Under this feature, the size of the red packets not only depends on the customer’s status with the company but also the size of their online social network. To increase their chances of getting valuable red packets, users can actively recruit new customers by sending out referral links on the app to their friends who are not existing users. They can also send out special merchant offers to their friends who are existing users to encourage them to place more orders.
“By making digital red packets ‘social’, companies turn incentivising online purchases into a red packet game. It’s a win-win situation for both customers and the company. The former gets to participate in a fun and interesting experience, and the latter benefits from exposure to a new customer base as well as potentially increased business from existing clients,” Prof. Lin says.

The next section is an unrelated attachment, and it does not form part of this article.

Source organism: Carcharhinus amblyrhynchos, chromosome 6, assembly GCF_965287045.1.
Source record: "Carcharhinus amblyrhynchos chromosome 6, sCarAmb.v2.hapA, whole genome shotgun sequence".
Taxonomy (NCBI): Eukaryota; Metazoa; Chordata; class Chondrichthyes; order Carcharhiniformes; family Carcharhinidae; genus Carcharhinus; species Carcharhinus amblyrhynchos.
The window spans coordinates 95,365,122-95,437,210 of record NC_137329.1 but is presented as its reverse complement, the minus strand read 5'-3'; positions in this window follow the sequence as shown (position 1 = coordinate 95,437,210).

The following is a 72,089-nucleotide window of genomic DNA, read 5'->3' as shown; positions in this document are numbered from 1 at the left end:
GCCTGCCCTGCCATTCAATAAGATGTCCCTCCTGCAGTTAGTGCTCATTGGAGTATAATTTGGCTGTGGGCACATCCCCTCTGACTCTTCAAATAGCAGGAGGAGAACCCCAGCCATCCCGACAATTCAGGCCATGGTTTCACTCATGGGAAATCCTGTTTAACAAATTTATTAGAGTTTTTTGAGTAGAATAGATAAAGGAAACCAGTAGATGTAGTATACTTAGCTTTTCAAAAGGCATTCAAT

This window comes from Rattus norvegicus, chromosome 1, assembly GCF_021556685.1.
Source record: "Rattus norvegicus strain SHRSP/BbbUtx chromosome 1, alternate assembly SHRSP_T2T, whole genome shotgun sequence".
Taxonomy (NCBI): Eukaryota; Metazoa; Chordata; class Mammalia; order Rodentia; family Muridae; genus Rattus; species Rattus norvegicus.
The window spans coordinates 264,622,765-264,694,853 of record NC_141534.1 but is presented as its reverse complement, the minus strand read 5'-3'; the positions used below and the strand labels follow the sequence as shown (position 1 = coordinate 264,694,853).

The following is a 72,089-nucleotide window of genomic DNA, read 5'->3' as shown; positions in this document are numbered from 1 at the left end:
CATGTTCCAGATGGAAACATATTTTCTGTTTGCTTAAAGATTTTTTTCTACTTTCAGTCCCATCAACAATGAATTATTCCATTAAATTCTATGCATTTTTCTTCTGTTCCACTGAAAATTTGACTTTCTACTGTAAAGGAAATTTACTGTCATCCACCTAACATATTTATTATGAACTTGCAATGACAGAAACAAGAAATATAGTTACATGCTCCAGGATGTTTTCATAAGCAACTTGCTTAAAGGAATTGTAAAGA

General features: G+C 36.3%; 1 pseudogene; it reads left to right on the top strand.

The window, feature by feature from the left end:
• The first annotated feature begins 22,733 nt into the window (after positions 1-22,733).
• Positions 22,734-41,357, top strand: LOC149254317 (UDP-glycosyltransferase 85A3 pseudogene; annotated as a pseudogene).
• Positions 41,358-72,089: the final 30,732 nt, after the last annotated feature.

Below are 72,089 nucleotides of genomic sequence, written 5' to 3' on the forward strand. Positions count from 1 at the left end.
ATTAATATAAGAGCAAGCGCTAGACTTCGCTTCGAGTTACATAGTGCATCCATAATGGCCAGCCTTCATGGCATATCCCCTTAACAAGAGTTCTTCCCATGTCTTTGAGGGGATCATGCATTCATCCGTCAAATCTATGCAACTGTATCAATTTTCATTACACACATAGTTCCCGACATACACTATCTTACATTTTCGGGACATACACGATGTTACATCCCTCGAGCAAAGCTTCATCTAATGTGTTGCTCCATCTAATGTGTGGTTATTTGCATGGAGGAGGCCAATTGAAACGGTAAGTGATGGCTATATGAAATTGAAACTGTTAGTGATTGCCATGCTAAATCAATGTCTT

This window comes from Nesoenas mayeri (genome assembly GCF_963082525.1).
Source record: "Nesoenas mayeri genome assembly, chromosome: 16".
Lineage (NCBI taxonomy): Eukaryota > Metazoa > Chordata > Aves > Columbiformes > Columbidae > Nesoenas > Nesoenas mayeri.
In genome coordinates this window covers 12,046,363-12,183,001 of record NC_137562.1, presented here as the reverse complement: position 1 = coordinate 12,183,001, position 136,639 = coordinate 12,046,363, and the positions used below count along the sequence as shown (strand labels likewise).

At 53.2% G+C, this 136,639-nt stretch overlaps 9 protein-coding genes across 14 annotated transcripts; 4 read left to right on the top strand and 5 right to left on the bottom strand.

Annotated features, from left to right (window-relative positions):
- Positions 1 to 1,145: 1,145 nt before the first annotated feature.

The Effect of Sharing
After analysing the behaviours of hundreds of users on the food delivery platform from October 2016 to September 2017, the researchers found that when red packets are allowed to be shared, people who are infrequent customers saw their monetary rewards rise the most.
The study found that on average, when companies gave out red packets that were not allowed to be shared among customers, high value customers, such as new customers and loyal customers, received red packets with discounts of 12 percent and nine percent, respectively. On the other hand, existing customers who are not frequent buyers received discounts of just two percent. However, if the red packets were allowed to be circulated among users’ social circles, the average discounts in red packets for new and devoted customers came in at 11 percent and 10 percent, respectively, but the discounts received by existing but infrequent customers rose sharply to eight percent.